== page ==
Marty wakes up in Emmett’s garage, the first time he’s actually slept since 1986. Emmett calls and asks him to bring a device he’d left charging to the expo at the school. When Marty gets there, First Citizen Brown nearly runs him over in the Delorean. He’s decided that Emmett’s life will be much better with Edna and without science. So, leading up to Emmett’s presentation, he tries to convince Emmett to give up science, while Edna has convinced Danny Parker that Marty is a Soviet agent provocateur by the name of…Yakov Smirnoff. So, now Marty has to get Emmett away from First Citizen Brown, and convince Edna to incriminate herself over the phone. As it turns out, not only was she responsible for the speakeasy arson, she’s completely insane.

After the proof against her is presented to Officer Parker, a chase ensues, with Edna running for the exit. Once you get Emmett away from First Citizen Brown, his experiment is cleared to proceed…until Judge Brown shows up, getting into a legendary argument with Emmett. Eventually, Marty proves that they’re not all that different, by way of revealing how disapproving the judge’s father was about him coming to America. The two patch things up, and Emmett’s experiment is off! Meanwhile, back outside, Edna has stolen the Delorean to try to get away from Officer Parker. She almost mows down Marty, but First Citizen Brown pushes him out of the way, taking the hit himself! As she speeds away, Citizen Brown begins to fade out of existence. After his older self is gone, Emmett bursts out of the school in the chaotic aftermath of his experiment. He sees Marty is visibly distressed, and asks what’s wrong. Marty says that he can’t tell him, and when Emmett presses him, he tears a piece from his newspaper about Doc receiving the key to the city, and tells Emmett not to open it until then.

Soon after, this timeline’s Doc (that is, the adult Emmett) arrives in a Delorean of his own. Soon after, William McFly shows up, looking for Arthur and apparently upset with him over his marriage. At that moment, Hill Valley begins fading around them. They learn that Edna has traveled back in time to 1876 with the intention of burning down the saloon, but that the fire spread to the rest of the town. Doc and Marty head back to the old west to stop her. After she fails to light up the saloon, she takes off in her stolen time machine. Doc hands Marty three transmitters to put on the diagnostic points to allow them to hijack her time circuits. They take her back to 1931, where she’s locked up along side Kid Tannen. The time stream catches up with her time machine and it disappears. Doc and Marty go over to the courthouse, where they see Arthur and Trixie, and he reveals they’ve been married. Marty’s worried until Trixie tells him her real name – Sylvia Miskin, his alpha-timeline grandmother.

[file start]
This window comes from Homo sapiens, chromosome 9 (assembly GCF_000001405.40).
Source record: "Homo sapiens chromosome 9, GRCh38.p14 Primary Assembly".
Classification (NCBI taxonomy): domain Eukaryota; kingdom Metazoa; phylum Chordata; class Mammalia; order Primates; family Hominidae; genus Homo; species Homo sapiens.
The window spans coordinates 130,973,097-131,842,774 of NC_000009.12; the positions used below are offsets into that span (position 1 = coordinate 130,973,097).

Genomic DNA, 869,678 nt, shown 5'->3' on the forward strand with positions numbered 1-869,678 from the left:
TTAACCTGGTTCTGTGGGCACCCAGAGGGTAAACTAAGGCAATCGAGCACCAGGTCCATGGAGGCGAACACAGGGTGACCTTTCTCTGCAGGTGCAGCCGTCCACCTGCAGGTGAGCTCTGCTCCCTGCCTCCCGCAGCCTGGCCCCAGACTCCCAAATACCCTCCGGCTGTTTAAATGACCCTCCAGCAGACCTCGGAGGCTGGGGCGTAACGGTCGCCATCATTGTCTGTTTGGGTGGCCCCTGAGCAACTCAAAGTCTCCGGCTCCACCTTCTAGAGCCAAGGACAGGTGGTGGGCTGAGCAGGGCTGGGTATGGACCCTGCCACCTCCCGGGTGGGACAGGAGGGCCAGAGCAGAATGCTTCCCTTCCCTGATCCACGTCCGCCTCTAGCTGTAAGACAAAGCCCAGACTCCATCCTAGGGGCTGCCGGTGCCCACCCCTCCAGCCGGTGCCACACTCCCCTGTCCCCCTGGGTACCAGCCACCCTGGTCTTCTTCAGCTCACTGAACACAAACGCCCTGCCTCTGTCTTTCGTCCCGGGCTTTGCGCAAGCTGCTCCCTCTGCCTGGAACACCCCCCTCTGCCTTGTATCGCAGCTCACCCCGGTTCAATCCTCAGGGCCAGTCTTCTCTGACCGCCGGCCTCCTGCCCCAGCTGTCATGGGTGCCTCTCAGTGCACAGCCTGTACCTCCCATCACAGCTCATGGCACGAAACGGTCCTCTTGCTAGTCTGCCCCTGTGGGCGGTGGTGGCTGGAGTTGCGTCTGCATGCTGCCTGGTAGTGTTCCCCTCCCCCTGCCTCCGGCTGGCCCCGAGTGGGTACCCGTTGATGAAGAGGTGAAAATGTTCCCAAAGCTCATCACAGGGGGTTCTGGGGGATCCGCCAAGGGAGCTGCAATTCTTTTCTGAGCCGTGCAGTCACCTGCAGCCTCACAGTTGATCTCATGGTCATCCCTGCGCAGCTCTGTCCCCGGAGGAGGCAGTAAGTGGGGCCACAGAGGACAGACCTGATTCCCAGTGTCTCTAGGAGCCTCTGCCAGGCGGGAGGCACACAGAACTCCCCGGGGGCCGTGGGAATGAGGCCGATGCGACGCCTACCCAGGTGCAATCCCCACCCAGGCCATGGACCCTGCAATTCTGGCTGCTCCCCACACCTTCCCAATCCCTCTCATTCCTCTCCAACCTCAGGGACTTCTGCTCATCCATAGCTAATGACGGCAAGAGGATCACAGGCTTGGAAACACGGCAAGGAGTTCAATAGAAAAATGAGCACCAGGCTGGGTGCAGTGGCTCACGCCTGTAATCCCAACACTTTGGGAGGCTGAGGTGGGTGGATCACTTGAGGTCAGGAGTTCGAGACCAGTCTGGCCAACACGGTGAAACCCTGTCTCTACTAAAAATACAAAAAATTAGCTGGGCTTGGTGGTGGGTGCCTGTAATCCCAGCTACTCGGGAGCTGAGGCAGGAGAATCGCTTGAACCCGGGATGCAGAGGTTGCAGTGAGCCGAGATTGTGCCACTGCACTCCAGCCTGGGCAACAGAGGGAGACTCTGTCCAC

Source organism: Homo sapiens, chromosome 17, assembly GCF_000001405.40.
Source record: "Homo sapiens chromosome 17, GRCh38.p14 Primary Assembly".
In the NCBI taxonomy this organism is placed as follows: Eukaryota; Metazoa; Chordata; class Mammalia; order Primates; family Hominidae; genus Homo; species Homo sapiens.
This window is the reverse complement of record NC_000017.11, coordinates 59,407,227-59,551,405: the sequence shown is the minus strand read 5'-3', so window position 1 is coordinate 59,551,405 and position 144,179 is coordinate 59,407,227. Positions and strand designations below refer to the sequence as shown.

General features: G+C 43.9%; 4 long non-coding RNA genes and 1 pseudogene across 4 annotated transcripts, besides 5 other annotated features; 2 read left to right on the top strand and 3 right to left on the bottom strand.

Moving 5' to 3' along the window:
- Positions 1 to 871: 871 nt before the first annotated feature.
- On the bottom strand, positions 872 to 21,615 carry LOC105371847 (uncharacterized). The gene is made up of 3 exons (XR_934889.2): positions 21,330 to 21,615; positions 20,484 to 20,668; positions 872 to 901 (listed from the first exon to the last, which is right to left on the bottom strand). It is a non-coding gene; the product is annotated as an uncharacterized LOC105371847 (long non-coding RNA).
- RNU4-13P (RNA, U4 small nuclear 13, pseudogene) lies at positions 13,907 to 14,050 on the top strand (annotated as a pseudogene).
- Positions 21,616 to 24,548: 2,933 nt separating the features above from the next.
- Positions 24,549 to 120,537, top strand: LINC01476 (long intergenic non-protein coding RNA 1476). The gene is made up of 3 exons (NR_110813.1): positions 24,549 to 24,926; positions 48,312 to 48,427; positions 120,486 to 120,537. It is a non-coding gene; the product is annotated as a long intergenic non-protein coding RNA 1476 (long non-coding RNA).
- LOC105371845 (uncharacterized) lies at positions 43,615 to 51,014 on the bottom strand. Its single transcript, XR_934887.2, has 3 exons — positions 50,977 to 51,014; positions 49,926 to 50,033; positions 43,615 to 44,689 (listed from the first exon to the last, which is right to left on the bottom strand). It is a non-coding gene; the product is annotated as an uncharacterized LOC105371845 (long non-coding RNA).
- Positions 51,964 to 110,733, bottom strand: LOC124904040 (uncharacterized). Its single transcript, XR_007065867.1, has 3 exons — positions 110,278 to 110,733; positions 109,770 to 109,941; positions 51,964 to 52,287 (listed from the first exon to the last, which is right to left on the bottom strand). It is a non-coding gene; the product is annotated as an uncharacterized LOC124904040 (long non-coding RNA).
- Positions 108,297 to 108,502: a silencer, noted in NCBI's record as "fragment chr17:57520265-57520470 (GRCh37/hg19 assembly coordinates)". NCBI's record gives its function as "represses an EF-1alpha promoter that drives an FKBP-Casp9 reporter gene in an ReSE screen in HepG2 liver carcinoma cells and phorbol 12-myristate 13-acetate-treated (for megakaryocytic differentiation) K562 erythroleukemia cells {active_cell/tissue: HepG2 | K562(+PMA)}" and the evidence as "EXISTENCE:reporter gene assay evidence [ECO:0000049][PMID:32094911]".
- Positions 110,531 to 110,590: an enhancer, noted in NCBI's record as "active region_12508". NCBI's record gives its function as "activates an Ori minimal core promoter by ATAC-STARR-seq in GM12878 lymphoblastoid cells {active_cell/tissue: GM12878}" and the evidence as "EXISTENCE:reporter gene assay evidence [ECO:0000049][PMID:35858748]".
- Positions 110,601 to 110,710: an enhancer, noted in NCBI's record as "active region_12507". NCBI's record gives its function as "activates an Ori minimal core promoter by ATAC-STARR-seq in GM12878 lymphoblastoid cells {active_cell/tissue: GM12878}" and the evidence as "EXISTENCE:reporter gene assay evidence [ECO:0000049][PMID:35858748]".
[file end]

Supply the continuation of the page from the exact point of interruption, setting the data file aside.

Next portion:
Time repaired, Doc and Marty head back to 1986, where there is still a sale going on at Doc’s garage. Not a bank sale – those days are long gone. This is just a simple garage sale, with Doc, Clara, and the boys getting rid of some things they don’t need anymore. Doc spends a lot less time wandering the time stream now, and he has a permanent home in Hill Valley. And having patched things up with his father, he now runs a charity in the judge’s name for budding young scientists. And to tie up the final loose end, he gives Marty a graduation present: The McFlys of Hill Valley, revealing that he was in 1931 to find some information about his grandmother Sylvia. And then, three old Martys from three different futures show up, asking for Doc’s help. And he and 1986 Marty get in their Delorean and speed off to hopefully Season 2.

I thought that the finale did a very good job of finishing up the season, tying up the loose ends that needed tying while leaving themselves somewhere to go. Overall, I had a lot of fun playing the game. It’s, I think, a very faithful adaptation of the theme of the movies. It has a different feel, but mostly because the story is different. It’s kind of like a combination of the movies and the cartoon: The main focus is on Doc and his history, but it’s from Marty’s point of view, and he takes a much more active role, but ultimately, it’s Doc’s story. It isn’t like the movies – and really, that’s not a bad thing.